Seasons change, as do our lives
By MOLLY MOORHEAD
DADE CITY -- As the wind whipped up and the sky threatened rain, Hernando-Pasco Hospice workers led a service Wednesday afternoon drawing on the seasons of the year and the seasons of grief.
The ceremony gave the nearly 40 people in attendance -- most of them elderly -- the chance to write the name of a loved one on a leaf and place it in an offering.
"I remember my husband, Harold. And in his memory, I am strengthened," Yvonne Cook said as she dropped her leaf into a cauldron.
Soon after, Cook told a story about her husband. On the June day that he died, Cook went to the funeral home with her two nieces. As they approached the casket, the lights in the room came on and a door slammed, startling the three women.
"I thought, well, he's getting the last laugh on us," Cook said, providing a light moment at the service when many hearts were heavy.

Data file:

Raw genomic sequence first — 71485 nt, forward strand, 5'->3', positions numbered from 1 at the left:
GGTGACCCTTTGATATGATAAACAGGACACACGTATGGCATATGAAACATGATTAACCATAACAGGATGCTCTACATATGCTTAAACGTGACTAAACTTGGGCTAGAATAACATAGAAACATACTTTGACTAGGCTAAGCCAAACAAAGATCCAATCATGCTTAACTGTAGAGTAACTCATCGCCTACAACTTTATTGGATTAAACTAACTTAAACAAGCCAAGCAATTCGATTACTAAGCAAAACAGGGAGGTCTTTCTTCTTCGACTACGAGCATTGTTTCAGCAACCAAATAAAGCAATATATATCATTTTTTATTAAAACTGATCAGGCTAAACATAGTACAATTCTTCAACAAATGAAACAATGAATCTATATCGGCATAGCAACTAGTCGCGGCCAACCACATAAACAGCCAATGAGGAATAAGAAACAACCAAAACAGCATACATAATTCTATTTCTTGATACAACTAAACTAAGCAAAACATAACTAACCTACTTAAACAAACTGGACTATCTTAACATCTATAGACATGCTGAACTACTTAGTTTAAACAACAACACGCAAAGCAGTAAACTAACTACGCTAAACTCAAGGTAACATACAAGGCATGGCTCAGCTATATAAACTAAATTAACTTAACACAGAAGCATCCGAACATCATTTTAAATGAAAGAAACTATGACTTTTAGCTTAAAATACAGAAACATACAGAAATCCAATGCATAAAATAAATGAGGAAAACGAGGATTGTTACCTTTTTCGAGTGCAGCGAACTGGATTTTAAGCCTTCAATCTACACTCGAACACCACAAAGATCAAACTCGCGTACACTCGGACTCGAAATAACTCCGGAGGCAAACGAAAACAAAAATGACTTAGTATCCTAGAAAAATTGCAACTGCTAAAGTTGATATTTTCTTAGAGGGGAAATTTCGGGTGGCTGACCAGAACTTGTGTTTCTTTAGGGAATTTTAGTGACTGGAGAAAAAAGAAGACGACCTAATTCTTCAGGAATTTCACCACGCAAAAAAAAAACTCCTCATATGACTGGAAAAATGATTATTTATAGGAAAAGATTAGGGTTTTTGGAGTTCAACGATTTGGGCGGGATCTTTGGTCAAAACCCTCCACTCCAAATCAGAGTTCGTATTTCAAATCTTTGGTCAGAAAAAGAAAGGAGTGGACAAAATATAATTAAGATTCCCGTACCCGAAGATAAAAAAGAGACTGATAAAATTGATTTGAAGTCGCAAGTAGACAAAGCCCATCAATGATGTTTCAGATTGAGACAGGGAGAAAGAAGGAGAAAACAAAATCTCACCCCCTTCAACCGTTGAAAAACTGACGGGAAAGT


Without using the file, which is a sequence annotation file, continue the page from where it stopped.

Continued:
Hospice workers led the group in readings on how the changing seasons carry people through the stages of grief. And for each season, the group faced a new direction. North for winter. East for spring.
"The sun begins to awaken life that has been dormant and calls forth new life," read the section on spring.
One by one, the mourners filed to the microphone to offer their leaves. Many broke down in tears, the pain of loss still fresh.
Tom Beason, director of the bereavement and spiritual care program for Hospice, designed and wrote the ceremony with an American Indian theme in mind.
"It's an attempt to be very fundamental and very basic about our grief, and to remind people that it's a cycle," he said.
Zena Esper attended the ceremony with her friend Hazel Olson. A friend of Esper's died at the Hospice House in December. Olson lost her husband, A.J., 19 months ago. The women, who volunteer at East Pasco Medical Center, plan to come back for the service next year.
"It was beautiful," Olson said. "It helps."
Hernando-Pasco Hospice held services throughout the week at different locations in the two counties. The final two are today at 2 and 6 p.m. in Sims Park in downtown New Port Richey.
"One of the things we want to promote is that you don't want to forget," said Laura Finch, a Hospice bereavement counselor for 14 years.
"You want to live, but you don't want to forget."
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